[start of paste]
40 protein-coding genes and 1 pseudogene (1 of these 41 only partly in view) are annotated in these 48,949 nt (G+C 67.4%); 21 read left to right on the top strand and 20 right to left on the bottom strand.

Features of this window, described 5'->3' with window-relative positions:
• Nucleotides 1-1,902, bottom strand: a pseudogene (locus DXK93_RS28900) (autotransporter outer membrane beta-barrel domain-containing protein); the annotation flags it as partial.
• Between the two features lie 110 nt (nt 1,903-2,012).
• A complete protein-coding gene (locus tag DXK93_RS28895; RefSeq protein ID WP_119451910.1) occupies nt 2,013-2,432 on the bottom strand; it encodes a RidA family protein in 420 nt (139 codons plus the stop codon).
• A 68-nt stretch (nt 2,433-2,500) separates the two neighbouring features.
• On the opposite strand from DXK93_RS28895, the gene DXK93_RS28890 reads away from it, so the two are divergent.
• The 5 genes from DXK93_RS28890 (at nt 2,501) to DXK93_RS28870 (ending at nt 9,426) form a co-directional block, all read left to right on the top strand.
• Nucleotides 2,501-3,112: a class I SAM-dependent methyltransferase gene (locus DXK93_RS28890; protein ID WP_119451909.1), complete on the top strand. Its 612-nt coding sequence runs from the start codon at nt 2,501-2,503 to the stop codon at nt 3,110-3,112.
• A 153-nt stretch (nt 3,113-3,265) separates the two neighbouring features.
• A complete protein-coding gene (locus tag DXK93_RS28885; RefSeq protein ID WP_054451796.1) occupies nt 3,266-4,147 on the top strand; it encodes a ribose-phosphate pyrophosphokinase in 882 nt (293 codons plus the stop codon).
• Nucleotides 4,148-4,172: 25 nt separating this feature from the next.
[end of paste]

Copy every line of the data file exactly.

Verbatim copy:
40 protein-coding genes and 1 pseudogene (1 of these 41 only partly in view) are annotated in these 48,949 nt (G+C 67.4%); 21 read left to right on the top strand and 20 right to left on the bottom strand.

Features of this window, described 5'->3' with window-relative positions:
• Nucleotides 1-1,902, bottom strand: a pseudogene (locus DXK93_RS28900) (autotransporter outer membrane beta-barrel domain-containing protein); the annotation flags it as partial.
• Between the two features lie 110 nt (nt 1,903-2,012).
• A complete protein-coding gene (locus tag DXK93_RS28895; RefSeq protein ID WP_119451910.1) occupies nt 2,013-2,432 on the bottom strand; it encodes a RidA family protein in 420 nt (139 codons plus the stop codon).
• A 68-nt stretch (nt 2,433-2,500) separates the two neighbouring features.
• On the opposite strand from DXK93_RS28895, the gene DXK93_RS28890 reads away from it, so the two are divergent.
• The 5 genes from DXK93_RS28890 (at nt 2,501) to DXK93_RS28870 (ending at nt 9,426) form a co-directional block, all read left to right on the top strand.
• Nucleotides 2,501-3,112: a class I SAM-dependent methyltransferase gene (locus DXK93_RS28890; protein ID WP_119451909.1), complete on the top strand. Its 612-nt coding sequence runs from the start codon at nt 2,501-2,503 to the stop codon at nt 3,110-3,112.
• A 153-nt stretch (nt 3,113-3,265) separates the two neighbouring features.
• A complete protein-coding gene (locus tag DXK93_RS28885; RefSeq protein ID WP_054451796.1) occupies nt 3,266-4,147 on the top strand; it encodes a ribose-phosphate pyrophosphokinase in 882 nt (293 codons plus the stop codon).
• Nucleotides 4,148-4,172: 25 nt separating this feature from the next.